Lamb Shank Stew with Root Vegetables

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These days when I step outside, I just want to turn around and go back in the house. Sacramento makes up for its blazingly hot summers with foggy, gloomy, dark, dismal, chilly winters, perfect weather, come to think of it, for hearty lamb stews such as this one.

Root vegetables rule the season, sweet carrots and parsnips, turnips, and the happily named rutabaga. (Rutabaga. Rutabaga. Sounds like it could be the name of a latin dance, doesn’t it?) This stew is loaded with flavor.

Don’t forget the gremolata (parsley, lemon zest, garlic garnish which I forgot to photograph in the stew); it gives the stew a great zip. For those of you lamb-non-eaters, if you try it with beef (use chuck), let us know how it goes. I imagine it will be just as good.

Lamb Shank Stew with Root Vegetables Recipe

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  • Yield: Serves 4

Ingredients

  • Olive oil
  • 3 lbs of lamb shanks, each shank cut into a couple of pieces
  • Salt and freshly ground pepper
  • 6 garlic cloves, unpeeled
  • 2 celery ribs, coarsely chopped
  • 4 carrots, 2 coarsely chopped, 2 cut into 2-inch segments, and quartered lengthwise
  • 1 large onion, coarsely chopped
  • 1/2 cup tomato paste
  • 1 cup dry red wine
  • 3 cups chicken stock*
  • Two 1x3-inch strips of orange zest
  • 1 medium rutabaga, roughly chopped (1 1/2 inch pieces)
  • 1 medium turnip, roughly sliced or chopped (1 inch pieces)
  • 2 parsnips, chopped

Gremolata

  • 2 Tbsp chopped parsley
  • 2 cloves of garlic, peeled and minced
  • 2 teaspoons finely grated lemon zest

*If cooking gluten-free use homemade chicken stock or gluten-free packaged stock.

Method

1 Brown the lamb shanks: Heat 2 Tbsp of olive oil in a large Dutch oven on medium high heat.

Season the lamb shanks with salt and pepper, add them to the casserole and brown well on all sides, working in batches if necessary. Transfer the shanks to a plate.

2 Add garlic, celery, carrots, onion: Add the unpeeled garlic cloves, celery, chopped carrots (half of your carrots, the other half are cut lengthwise to be used later in the recipe) and onion to the pan. Cook over medium heat, stirring occasionally, until golden brown, about 10 minutes.

3 Add tomato paste, wine: Add the tomato paste and cook, stirring, about 2 minutes. Add the wine; boil over high heat until the liquid is very syrupy, about 5 minutes.

4 Return shanks to pan, add stock, zest, then simmer: Return the shanks to the pot and add the stock and orange zest. Bring to a simmer. Cover the pan, reduce the heat to low, and braise the shank for 3 hours, or until the meat is falling off the bone tender; turn the shanks from time to time as they cook.

5 Roast root vegetables: Preheat oven to 350°F. Put the root vegetables (turnip, rutabaga, parsnips, and lengthwise-cut carrots) in a large baking pan and toss with enough olive oil to coat. Season with salt and pepper and bake in the oven for about an hour, or until tender.

6 Make gremolata: In a small bowl, mix the minced garlic with the parsley and lemon zest (the "gremolata"). Set aside.

7 Strain sauce: Remove the shanks from the pot and transfer to a plate. Pass the sauce through a coarse strainer, pressing hard on the vegetables. Discard the vegetable pulp. Skim the fat from the surface of the sauce.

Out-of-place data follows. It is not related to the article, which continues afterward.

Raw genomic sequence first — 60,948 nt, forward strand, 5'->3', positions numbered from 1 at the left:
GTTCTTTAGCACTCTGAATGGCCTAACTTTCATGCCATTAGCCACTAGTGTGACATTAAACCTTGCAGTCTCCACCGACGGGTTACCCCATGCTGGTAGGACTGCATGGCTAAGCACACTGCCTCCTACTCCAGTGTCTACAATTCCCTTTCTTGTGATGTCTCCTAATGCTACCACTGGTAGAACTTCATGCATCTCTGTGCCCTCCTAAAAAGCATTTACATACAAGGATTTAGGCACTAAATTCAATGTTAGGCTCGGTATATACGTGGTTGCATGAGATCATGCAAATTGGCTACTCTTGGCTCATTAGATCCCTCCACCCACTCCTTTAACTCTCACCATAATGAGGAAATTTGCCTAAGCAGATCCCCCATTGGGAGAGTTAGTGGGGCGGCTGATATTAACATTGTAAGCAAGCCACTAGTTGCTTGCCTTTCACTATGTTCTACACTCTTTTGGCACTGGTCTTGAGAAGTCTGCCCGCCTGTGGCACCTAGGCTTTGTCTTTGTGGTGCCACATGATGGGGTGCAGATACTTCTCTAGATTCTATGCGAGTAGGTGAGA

8 Combine sauce, lamb meat, root vegetables: Return the sauce to the pan, season with salt and pepper and bring to a boil over moderately high heat. Separate the lamb meat from the bones. Add the lamb meat and root vegetables; simmer just until warmed through.

Garnish with the gremolata and serve.

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Showing 4 of 35 Comments

  • Edith

    This is a delicious stew and was a good way to use some of the root vegetables from our winter CSA share. The only change I made was in step 6 rather than pushing the vegetables through a strainer, I put them in a food processor along with some of the broth. This thickened the sauce and retained all the flavor. Just a thought.

  • Peter

    Could I do this as a root vegetable stew sans the lamb or any other meat? From the ingredients, I suspect you could still get bold flavor without meat.

  • Elizabeth Duckworth

    My mother taught me this recipe back in 1960 when she was helping me learn to fix inexpensive meals for my husband and myself when we were going to college and living in the housing for married students.
    The only thing that has changed is the price of Lamb Shanks. It once was about the cheapest meat you could buy at a cost of about 19 cents per shank, plus so many people had a small garden, the rest could be free, especially if you invited them for dinner!
    55 years later I am still fixing this dish, my husband is still enjoying it, my mother is still alive. I think the only thing I do a little differently is when I add the meat back to the pot to simmer and warm up (step 7) I then add my gremolata on top of the meat, it seems that just those few minutes will take away the “rawness” of the garlic and lemon, for us it works better.

  • patricia

    made this using a pressure cooker. turned out great! thank you for this recipe

  • Jeanne Morales

    I am from Sacramento however now live about 40 miles in a village from Guadajara Mexico. We have lamb shanks but no rutabagas, parsnips or turnips. Lots of carrots. I love the winter root veggies. What could I use instead? Also I would add a little of barley to the dish.

    If you don’t have root vegetables, I would just skip them. The lamb will still be great. ~Elise

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